Mainstream media and bloggers finally agree on something: Sunday’s elections in Iraq are a historic, consequential event. Politically, the elections are the start of a long journey, the end of which is impossible to predict with any certainty. But morally they mark an irreversible turning point. Millions of Iraqis risked their lives in an act of faith. About those millions we now know two things: they wish to take control over their own destinies, and they have the courage to make it possible. Whether or not they have the statecraft is another question – one which I’ll gladly leave for others to answer.
I’m more interested in measuring the moral value of courage of the kind displayed by the Iraqis. Does morality in fact enter into it at all? Aristotle thought so. Virtue for Aristotle meant nobility of character; the courageous man faced death with confidence and so behaved nobly, whereas the coward was craven and base.
This was the world of the city-state and the citizen soldier, where the loss of a single battle could anihilate one’s country and the last memory of one’s way of life. The moralization of courage wasn’t a matter of male chest-thumping. It wasn’t the equivalent of a warrior code like the samurai’s or the medieval knight’s. Rather, it was a cold assessment of the kind of person the community needed to produce if it wished to survive.
From our perch 2,000 years later, we can summon two objections to Aristotle’s idea. The first is that courage depends on biology, on one’s testosterone levels. As such, it is available to the good and evil person alike. In a New Yorker article shortly after 9/11, Susan Sontag caused a stir by praising the courage of the hijackers:
And if the word “cowardly” is to be used, it might be more aptly applied to those who kill from beyond the range of retaliation, high in the sky, than to those willing to die themselves in order to kill others. In the matter of courage (a morally neutral virtue): whatever may be said of the perpetrators of Tuesday’s slaughter, they were not cowards.
Hitler was very likely a courageous man. Mafiosi and street gangsters often face death with confidence, as Aristotle would have wished. Yet these are not noble persons; these are moral monsters. So is courage a “morally neutral virtue”?
I don’t know what Sontag meant by that phrase. But courage is a requisite virtue to the peaceful, and the law-abiding, and the kindly, precisely because brutes and bullies will challenge their dominion to the death. If Hitler had been a weakling and a coward, no courage would have been needed to stop him. If terrorists terrorized themselves, the rest of us would be safe. As it happens, the land of the free must be the home of the brave, or it will be neither.
The second objection is that we no longer live in city-states, and aren’t in imminent danger of anihilation. Even after 9/11, we can afford to indulge in the more homely virtues, such as industriousness and generosity. We can leave courage to the military and the police. I think this objection is mistaken in its premises. There’s no virtue so plain that it can’t be defeated by cowardice. If I am generous but afraid to act, what good is my generosity? If I work hard but live in terror, to what end is my industriousness? Fear undermines every aspect of an individual’s character.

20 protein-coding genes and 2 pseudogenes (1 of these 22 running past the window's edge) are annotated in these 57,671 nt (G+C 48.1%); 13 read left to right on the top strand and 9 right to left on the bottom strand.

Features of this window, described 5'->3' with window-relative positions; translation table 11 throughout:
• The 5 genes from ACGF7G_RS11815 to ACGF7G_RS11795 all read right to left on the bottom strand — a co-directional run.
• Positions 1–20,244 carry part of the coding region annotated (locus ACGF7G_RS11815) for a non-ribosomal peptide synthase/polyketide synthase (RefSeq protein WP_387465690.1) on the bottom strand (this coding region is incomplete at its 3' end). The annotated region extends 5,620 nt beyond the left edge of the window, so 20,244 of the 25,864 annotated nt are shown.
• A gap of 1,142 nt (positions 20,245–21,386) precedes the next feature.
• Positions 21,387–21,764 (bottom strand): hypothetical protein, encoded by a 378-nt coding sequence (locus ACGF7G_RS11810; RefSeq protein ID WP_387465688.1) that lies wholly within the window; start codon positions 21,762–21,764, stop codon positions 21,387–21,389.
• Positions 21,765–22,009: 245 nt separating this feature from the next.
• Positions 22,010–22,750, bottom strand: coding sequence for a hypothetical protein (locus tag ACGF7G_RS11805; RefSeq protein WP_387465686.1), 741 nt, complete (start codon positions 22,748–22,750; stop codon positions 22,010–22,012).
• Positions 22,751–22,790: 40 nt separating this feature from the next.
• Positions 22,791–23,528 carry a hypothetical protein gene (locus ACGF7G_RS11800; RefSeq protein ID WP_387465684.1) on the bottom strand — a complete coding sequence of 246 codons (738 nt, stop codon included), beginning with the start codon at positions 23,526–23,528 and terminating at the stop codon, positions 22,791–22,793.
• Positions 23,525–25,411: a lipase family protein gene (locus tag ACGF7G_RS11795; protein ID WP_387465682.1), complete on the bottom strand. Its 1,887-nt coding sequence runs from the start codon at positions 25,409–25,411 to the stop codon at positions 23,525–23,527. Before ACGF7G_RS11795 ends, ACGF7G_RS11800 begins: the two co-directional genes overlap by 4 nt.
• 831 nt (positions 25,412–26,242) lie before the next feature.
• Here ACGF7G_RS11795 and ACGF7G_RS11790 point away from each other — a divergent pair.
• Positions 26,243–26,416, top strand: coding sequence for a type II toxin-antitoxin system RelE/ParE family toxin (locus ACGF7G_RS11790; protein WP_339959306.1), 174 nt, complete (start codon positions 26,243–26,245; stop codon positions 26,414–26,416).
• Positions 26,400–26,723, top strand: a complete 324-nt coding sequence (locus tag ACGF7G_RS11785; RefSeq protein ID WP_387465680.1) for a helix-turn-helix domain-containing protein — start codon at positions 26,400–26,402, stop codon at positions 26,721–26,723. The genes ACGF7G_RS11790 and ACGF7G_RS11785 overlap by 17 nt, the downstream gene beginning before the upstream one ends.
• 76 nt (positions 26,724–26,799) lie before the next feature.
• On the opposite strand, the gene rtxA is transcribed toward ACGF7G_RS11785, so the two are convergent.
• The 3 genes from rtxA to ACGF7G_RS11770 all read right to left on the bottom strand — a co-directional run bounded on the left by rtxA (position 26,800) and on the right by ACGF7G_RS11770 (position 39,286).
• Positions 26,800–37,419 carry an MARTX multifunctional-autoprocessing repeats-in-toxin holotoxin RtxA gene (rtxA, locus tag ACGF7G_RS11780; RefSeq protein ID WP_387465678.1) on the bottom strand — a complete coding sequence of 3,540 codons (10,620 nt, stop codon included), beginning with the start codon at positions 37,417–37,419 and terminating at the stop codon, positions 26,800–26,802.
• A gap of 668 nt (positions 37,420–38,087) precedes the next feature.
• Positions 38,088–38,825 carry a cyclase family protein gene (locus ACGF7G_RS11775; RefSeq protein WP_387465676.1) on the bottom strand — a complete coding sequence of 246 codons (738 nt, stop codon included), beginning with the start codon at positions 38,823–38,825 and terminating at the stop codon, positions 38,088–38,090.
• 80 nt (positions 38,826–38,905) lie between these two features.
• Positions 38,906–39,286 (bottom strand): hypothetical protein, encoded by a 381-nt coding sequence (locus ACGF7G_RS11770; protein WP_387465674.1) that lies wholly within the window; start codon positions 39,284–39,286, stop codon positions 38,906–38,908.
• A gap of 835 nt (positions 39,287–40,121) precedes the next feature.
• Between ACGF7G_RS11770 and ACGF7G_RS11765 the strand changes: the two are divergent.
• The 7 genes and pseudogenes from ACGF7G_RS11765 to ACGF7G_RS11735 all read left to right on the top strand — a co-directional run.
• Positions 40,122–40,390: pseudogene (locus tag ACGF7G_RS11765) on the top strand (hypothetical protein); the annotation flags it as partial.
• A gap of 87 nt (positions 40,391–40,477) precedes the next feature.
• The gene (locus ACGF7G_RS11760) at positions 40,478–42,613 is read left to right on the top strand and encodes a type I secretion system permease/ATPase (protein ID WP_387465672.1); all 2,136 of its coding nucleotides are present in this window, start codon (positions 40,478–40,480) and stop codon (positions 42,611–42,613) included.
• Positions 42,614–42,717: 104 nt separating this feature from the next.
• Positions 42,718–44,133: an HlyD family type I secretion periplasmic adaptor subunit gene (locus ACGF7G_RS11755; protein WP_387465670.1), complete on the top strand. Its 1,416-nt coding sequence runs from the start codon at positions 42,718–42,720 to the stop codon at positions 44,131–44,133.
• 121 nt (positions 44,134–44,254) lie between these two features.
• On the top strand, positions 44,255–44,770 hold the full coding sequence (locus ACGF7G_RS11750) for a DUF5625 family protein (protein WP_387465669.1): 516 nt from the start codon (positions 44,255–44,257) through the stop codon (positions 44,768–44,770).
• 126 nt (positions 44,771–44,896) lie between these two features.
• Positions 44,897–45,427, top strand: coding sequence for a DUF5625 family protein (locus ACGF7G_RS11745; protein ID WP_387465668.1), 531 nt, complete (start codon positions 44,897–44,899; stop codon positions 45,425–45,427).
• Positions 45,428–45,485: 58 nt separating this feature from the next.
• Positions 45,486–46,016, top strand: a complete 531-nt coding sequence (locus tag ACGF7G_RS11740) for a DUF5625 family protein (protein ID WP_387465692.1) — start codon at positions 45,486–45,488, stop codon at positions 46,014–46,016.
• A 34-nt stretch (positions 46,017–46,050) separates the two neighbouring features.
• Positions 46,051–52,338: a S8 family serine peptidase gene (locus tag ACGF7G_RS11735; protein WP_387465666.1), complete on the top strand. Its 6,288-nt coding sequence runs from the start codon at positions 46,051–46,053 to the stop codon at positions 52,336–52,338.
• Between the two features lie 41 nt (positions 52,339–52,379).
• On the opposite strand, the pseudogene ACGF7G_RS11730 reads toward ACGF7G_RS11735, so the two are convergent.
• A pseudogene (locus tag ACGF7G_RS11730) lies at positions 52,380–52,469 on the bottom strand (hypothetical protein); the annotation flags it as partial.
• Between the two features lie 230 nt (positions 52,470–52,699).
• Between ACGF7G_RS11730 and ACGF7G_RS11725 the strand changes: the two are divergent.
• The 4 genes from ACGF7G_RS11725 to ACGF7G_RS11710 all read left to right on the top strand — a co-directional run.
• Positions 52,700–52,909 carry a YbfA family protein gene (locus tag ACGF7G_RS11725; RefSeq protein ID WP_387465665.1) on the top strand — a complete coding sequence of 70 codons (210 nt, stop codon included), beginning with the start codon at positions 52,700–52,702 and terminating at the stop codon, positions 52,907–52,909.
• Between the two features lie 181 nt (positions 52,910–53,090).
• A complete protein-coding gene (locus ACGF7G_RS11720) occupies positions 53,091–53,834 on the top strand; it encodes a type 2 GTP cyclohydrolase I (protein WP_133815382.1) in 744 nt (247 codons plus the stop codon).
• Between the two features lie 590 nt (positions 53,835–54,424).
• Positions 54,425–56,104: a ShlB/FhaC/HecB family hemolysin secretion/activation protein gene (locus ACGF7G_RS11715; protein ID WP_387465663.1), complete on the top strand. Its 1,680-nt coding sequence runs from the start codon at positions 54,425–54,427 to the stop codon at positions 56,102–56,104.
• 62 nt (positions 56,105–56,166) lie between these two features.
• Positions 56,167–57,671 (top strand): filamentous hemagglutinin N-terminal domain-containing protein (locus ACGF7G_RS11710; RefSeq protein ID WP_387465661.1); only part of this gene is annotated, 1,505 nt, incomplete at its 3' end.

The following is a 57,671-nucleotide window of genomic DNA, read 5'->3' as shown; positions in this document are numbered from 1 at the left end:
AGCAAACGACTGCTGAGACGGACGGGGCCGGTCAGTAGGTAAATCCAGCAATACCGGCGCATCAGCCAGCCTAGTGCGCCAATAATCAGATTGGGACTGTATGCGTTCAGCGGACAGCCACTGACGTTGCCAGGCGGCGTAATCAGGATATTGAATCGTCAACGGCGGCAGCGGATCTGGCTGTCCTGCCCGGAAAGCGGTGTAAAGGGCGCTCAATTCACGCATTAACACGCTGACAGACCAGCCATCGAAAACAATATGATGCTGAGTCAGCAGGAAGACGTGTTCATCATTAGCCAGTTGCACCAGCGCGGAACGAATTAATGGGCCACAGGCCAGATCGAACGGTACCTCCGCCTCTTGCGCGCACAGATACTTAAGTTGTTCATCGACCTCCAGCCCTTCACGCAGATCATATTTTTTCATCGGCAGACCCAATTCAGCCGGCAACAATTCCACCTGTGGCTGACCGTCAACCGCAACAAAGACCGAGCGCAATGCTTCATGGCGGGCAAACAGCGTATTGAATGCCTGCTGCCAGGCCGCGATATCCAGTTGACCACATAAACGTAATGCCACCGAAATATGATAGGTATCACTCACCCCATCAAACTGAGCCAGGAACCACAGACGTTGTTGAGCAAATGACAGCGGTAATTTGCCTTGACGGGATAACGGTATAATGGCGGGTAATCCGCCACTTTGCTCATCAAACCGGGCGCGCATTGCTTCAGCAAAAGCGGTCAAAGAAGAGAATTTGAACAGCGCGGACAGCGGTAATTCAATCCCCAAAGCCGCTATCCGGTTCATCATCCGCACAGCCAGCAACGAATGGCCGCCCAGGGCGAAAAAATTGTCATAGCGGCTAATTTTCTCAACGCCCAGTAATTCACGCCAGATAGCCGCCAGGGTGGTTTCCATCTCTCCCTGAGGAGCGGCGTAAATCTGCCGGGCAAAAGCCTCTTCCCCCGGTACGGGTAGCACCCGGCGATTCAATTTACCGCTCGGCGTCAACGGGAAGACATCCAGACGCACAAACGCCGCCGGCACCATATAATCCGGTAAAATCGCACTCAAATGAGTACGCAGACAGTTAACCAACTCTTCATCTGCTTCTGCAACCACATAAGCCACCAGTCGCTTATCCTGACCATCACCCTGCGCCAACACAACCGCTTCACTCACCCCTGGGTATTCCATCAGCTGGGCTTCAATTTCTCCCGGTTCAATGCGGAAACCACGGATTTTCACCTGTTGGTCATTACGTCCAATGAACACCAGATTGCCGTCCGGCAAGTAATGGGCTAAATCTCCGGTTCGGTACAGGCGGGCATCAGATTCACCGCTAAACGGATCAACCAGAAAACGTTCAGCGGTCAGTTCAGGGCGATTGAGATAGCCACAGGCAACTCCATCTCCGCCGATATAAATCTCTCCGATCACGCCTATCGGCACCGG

But this objection is also fundamentally confused about the place of courage in the moral universe. Courage is a function of value. Mothers risk death to protect their children, because they value their children’s lives more than their own. Honest men lose their jobs rather than commit fraud, because they value their integrity more than prosperity. Iraqis risk their lives to cast a piece of paper into a box, because they value self-government greatly.
I don’t wish to downplay the importance of physical courage, but to ennoble courage in any form must look to the community, to one’s neighbors, to something beyond self-assertion: courage in Aristotle’s sense of the word is moral courage, a virtue that is never morally neutral, of which Hitler and terrorists and mafiosi were entirely devoid.
We abdicate courage to the military and the police at the peril of losing control over them, and some day finding them our lords and masters. That is equally true if we abdicate moral responsibility to our bosses in the workplace, or to our rulers here in Washington. Freedom requires courage, usually at some risk, sometimes to the death. We may consider this a sad commentary on the human condition – but if we consider, instead, those brave Iraqis, we may legitimately feel thankful to be part of a species that is, on occasion, noble.
COMMENT: From Adam:
The suicide tactics of the Japanese during World War II has always been a subject of some thought for me. You could certainly say that they were no cowards; they went into the cockpits knowing that they were going to die in battle; either by being shot down or by killing themselves. Yet, I think that it is not exactly what I would call courage, either. When you set out to battle assured of your death, it takes a measure of personal strength to go at all, but… I think that the people who set out to battle and passionately want to stay alive are far more courageous, because they are risking a lot more by going to battle. If death is assured, then going to battle is not a risk–it is an elaborate suicide. Say what you will about suicides, they are not acts of courage. If you want to stay alive, but believe in something enough to brave great risk…well, I just find that to be a more courageous act. Just a related (though somewhat wordy) thought.